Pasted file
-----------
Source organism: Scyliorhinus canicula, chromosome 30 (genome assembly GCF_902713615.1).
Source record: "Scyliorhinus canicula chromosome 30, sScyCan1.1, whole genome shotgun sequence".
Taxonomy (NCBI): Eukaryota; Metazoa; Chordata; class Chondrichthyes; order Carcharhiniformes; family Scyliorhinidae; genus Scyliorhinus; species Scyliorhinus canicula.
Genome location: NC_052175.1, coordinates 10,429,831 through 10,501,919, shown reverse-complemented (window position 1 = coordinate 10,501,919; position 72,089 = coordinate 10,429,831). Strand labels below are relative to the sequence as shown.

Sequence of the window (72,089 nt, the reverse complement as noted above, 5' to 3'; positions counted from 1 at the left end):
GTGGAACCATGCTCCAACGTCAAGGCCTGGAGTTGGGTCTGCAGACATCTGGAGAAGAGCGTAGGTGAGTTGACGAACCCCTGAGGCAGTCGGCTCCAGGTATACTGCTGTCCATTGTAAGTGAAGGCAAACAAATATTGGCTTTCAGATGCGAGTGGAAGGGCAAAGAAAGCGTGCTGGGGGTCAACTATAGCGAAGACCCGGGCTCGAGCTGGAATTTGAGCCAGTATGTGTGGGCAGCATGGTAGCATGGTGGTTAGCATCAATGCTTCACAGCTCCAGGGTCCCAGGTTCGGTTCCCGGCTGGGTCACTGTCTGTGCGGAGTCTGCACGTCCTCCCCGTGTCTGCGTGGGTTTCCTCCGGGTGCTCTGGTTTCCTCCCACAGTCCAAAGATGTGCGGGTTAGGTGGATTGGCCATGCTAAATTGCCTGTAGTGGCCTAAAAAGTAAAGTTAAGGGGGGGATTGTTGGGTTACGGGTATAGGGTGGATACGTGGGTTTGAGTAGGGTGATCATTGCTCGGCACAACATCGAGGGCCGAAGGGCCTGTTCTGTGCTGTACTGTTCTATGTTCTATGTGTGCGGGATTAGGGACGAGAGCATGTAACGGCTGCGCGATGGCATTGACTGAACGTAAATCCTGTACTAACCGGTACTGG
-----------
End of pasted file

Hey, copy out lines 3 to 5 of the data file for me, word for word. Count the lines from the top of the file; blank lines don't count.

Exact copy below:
Taxonomy (NCBI): Eukaryota; Metazoa; Chordata; class Chondrichthyes; order Carcharhiniformes; family Scyliorhinidae; genus Scyliorhinus; species Scyliorhinus canicula.
Genome location: NC_052175.1, coordinates 10,429,831 through 10,501,919, shown reverse-complemented (window position 1 = coordinate 10,501,919; position 72,089 = coordinate 10,429,831). Strand labels below are relative to the sequence as shown.

Sequence of the window (72,089 nt, the reverse complement as noted above, 5' to 3'; positions counted from 1 at the left end):